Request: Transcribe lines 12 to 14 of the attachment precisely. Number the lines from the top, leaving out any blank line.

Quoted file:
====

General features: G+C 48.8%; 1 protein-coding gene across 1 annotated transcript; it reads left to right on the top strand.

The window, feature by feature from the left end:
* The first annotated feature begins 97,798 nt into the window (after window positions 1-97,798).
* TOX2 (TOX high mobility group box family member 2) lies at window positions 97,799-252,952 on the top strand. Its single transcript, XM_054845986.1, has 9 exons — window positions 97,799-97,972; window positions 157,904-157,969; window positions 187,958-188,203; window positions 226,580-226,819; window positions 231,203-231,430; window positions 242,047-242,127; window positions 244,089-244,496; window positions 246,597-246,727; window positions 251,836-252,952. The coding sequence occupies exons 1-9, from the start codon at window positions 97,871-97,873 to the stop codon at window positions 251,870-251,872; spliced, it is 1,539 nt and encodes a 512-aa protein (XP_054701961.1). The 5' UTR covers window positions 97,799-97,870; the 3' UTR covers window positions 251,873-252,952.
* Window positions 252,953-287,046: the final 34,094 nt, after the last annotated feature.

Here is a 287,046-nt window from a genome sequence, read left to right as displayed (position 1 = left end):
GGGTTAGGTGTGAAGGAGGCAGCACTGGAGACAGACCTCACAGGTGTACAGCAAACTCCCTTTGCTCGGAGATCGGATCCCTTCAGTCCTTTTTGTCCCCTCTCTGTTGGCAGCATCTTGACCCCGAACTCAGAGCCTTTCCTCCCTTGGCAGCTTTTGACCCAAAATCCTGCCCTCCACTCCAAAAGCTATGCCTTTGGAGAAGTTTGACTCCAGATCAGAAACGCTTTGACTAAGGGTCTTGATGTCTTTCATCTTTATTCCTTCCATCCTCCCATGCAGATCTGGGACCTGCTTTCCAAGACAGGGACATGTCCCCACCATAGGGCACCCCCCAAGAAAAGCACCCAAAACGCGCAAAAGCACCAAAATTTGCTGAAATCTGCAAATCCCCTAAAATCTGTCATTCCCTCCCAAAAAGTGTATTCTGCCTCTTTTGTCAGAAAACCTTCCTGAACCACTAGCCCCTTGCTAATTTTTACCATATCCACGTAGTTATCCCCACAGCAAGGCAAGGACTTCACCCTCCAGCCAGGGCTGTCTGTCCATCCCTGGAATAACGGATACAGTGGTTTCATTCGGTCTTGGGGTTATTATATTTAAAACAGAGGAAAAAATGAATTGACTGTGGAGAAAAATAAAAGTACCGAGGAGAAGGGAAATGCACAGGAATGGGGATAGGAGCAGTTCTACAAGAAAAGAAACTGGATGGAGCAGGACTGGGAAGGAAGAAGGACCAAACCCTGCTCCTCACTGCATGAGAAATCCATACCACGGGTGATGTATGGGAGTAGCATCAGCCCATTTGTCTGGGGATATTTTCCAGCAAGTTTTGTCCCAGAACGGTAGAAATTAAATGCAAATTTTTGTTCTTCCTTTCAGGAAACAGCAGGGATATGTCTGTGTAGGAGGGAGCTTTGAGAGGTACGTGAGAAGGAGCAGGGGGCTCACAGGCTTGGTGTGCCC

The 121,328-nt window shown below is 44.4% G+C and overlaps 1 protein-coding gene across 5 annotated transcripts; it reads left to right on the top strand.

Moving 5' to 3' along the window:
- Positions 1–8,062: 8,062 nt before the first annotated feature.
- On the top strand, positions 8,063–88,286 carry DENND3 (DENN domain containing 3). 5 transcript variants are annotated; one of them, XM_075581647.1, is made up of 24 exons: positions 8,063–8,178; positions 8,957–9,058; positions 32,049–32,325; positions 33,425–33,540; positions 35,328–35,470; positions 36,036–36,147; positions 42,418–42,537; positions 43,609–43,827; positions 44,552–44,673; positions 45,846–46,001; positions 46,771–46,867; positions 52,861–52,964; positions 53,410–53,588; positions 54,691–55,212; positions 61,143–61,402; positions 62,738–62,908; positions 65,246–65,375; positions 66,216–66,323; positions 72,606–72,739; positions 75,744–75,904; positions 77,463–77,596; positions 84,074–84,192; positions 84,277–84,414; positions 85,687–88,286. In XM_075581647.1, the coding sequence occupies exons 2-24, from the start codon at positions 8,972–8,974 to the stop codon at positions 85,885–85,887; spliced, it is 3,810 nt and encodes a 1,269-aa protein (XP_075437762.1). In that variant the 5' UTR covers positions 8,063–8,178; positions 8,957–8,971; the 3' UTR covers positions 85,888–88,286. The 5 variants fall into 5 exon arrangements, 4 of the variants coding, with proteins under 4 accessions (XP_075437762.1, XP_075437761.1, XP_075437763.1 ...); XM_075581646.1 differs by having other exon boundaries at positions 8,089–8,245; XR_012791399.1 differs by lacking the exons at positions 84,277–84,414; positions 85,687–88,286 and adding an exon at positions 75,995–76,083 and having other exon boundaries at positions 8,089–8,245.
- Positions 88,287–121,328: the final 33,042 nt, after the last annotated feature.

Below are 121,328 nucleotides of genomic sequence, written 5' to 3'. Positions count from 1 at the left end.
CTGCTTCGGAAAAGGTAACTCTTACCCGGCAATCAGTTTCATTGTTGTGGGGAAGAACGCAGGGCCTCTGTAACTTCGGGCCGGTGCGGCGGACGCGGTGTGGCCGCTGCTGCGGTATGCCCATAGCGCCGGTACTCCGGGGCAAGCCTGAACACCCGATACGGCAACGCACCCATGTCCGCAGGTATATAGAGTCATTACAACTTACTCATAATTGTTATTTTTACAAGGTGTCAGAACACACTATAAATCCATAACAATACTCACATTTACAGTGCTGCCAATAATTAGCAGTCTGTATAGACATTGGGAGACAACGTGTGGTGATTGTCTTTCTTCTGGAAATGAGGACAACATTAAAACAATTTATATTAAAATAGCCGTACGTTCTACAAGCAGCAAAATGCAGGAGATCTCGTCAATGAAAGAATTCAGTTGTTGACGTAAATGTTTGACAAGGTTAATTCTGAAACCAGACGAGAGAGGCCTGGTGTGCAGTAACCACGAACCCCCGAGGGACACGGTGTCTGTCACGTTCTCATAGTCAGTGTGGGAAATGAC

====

- Positions 88,287–121,328: the final 33,042 nt, after the last annotated feature.

Below are 121,328 nucleotides of genomic sequence, written 5' to 3'. Positions count from 1 at the left end.
CTGCTTCGGAAAAGGTAACTCTTACCCGGCAATCAGTTTCATTGTTGTGGGGAAGAACGCAGGGCCTCTGTAACTTCGGGCCGGTGCGGCGGACGCGGTGTGGCCGCTGCTGCGGTATGCCCATAGCGCCGGTACTCCGGGGCAAGCCTGAACACCCGATACGGCAACGCACCCATGTCCGCAGGTATATAGAGTCATTACAACTTACTCATAATTGTTATTTTTACAAGGTGTCAGAACACACTATAAATCCATAACAATACTCACATTTACAGTGCTGCCAATAATTAGCAGTCTGTATAGACATTGGGAGACAACGTGTGGTGATTGTCTTTCTTCTGGAAATGAGGACAACATTAAAACAATTTATATTAAAATAGCCGTACGTTCTACAAGCAGCAAAATGCAGGAGATCTCGTCAATGAAAGAATTCAGTTGTTGACGTAAATGTTTGACAAGGTTAATTCTGAAACCAGACGAGAGAGGCCTGGTGTGCAGTAACCACGAACCCCCGAGGGACACGGTGTCTGTCACGTTCTCATAGTCAGTGTGGGAAATGAC